You have been working with refugee children in Azraq Camp over the past months. What has your experience with them been?
Syrian refugee children show their feelings through the way they act. Some of them are quiet; others are angry and aggressive. This is a result of the displacement and the changes in their lives. Missiles have destroyed their homes and schools, family members were killed. They have to take over more responsibilities, for example an older daughter may have to substitute for the mother by caring for her younger siblings. Some of them had to live in constant fear for months and years. In a lot of other ways, refugee children are just like any other children. They love to play, sing and draw. They are creative and like to ask questions and explore new things. They are proud when they can tell you something or can give you a correct answer to a quiz question.
How can you support children who suffer from the bad experiences they have made during the war?
We have an activity called “Simsim Club”, where children answer quiz questions and play. It shall educate and entertain the children at the same time. One time, we talked about different jobs people can do. I asked children what they would like to be when they grow up. One of the children was very sad and he told me “I don’t want to grow up. There are so many doctors, teachers and carpenters in this world. I will not be able to make any difference if they cannot help the people in need because of the war.” He also did not want to color the pictures which I distributed to the children to draw on. However, during the course of session he changed and opened up. In the end he gave me his paper with a nice drawing on it. And he told me that he want to work in a grocery store when he gets older. Just like his uncle. This is just one out of many examples. Children need time so their invisible wounds can heal. They need to play and we try to give them different tools to deal with their experiences. It is good to see how we can make a difference in the lives of these children. Of course it is not easy to heal these invisible wounds. These children have seen and experienced things no one should have to see. But they are also strong and we are trying to make them feel better – step by step.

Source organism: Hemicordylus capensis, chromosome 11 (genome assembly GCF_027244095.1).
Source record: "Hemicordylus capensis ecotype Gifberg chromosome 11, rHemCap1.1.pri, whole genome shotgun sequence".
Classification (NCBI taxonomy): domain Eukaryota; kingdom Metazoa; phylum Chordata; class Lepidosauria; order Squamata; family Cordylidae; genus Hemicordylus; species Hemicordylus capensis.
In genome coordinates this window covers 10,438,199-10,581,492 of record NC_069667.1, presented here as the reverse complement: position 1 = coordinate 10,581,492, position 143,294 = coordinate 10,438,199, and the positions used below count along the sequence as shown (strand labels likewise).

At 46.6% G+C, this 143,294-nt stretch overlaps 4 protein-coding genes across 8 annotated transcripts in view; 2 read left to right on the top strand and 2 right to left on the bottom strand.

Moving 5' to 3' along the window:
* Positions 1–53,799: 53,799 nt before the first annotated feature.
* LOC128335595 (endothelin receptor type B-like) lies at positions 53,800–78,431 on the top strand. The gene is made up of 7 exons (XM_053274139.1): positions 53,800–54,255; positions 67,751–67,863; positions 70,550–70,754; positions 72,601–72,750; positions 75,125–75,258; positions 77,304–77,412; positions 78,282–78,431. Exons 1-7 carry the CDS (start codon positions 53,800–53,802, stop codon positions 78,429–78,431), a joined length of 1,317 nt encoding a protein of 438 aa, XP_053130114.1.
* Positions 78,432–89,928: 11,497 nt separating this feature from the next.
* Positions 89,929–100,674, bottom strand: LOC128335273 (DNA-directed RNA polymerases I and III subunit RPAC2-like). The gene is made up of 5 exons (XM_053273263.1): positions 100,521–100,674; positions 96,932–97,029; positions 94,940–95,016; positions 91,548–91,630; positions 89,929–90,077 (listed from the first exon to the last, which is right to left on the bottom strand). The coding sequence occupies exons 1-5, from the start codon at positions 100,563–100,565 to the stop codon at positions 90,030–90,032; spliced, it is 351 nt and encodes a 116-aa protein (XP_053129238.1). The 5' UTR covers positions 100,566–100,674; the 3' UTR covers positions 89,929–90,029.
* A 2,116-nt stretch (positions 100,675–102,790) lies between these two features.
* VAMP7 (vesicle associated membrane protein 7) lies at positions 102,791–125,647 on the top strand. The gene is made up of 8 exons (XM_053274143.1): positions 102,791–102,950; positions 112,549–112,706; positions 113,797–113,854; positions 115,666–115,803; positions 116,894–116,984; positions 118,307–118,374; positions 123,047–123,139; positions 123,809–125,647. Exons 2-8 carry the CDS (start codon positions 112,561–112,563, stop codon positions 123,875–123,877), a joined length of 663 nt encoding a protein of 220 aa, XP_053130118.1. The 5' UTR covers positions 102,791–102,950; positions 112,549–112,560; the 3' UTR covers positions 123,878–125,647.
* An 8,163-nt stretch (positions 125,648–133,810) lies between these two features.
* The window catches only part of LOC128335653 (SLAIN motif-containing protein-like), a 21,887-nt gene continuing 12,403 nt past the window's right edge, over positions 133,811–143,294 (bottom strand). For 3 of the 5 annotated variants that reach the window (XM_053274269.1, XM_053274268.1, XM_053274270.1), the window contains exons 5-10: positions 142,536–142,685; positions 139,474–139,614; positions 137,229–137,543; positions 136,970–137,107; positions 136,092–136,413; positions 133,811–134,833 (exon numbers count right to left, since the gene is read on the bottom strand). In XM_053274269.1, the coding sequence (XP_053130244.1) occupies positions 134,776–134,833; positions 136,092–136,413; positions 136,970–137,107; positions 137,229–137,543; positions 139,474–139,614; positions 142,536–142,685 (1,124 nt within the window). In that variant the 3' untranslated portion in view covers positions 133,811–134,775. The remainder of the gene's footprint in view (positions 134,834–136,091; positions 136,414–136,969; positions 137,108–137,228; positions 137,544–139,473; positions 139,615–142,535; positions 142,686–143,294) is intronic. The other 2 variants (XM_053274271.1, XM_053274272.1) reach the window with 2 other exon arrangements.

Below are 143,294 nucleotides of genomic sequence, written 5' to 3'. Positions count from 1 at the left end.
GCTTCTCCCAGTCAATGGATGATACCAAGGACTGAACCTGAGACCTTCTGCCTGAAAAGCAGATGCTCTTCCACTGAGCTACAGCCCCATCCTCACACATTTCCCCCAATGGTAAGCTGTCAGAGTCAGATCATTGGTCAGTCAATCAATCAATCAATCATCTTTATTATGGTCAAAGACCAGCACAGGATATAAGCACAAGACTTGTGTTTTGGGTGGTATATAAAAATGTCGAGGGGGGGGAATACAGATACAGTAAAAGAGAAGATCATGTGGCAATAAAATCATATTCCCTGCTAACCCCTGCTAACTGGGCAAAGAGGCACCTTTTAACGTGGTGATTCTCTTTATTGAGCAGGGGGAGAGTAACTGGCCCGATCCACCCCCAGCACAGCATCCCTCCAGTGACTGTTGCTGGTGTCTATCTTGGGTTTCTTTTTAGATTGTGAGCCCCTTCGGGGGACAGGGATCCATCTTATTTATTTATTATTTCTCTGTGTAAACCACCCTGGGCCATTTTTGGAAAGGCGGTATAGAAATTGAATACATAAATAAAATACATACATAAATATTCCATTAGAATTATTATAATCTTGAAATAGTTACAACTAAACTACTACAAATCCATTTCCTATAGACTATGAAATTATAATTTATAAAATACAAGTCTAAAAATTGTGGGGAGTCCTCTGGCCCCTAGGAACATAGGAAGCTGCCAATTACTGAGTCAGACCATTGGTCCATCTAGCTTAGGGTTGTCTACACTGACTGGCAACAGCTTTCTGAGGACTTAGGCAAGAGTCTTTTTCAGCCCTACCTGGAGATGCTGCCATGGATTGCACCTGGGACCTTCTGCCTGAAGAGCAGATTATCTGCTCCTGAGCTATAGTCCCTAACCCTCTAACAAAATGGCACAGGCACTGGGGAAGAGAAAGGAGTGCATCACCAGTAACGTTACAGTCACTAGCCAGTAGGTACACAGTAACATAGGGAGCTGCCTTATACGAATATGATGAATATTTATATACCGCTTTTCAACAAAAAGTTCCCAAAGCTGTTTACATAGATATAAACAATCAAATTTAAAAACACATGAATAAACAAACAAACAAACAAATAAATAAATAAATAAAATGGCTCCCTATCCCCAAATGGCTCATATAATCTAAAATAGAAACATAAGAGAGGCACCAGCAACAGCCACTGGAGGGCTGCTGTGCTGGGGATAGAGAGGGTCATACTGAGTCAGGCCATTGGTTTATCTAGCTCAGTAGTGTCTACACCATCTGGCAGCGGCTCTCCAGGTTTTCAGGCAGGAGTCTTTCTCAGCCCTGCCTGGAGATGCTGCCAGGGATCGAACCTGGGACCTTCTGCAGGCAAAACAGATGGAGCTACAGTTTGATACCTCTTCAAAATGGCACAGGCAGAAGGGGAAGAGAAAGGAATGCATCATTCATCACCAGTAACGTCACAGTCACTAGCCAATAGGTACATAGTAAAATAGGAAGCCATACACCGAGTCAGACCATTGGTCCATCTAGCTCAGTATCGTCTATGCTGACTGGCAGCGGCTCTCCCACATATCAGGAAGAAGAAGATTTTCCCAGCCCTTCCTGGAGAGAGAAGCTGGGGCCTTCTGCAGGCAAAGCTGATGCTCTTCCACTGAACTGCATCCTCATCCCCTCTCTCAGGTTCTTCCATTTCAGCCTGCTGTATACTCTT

What do you like most about the psychosocial activities?
It is great for me to be able to give refugees an opportunity to interact socially with their peers. For both children and adults it is important that they can develop their skills, inspire people, and spread positive thinking. Psychosocial support activities in a safe environment enhance their ability to cope with the situation and foster their emotional and social well-being.
In our creativity workshops for example children do handicraft from simple materials like card boards. In every session the children surprise me with great new ideas. At the end of the session the children feel proud and more confident and they want to show their work to the other participants. Seeing their smiles and seeing how they grow stronger makes me feel very happy.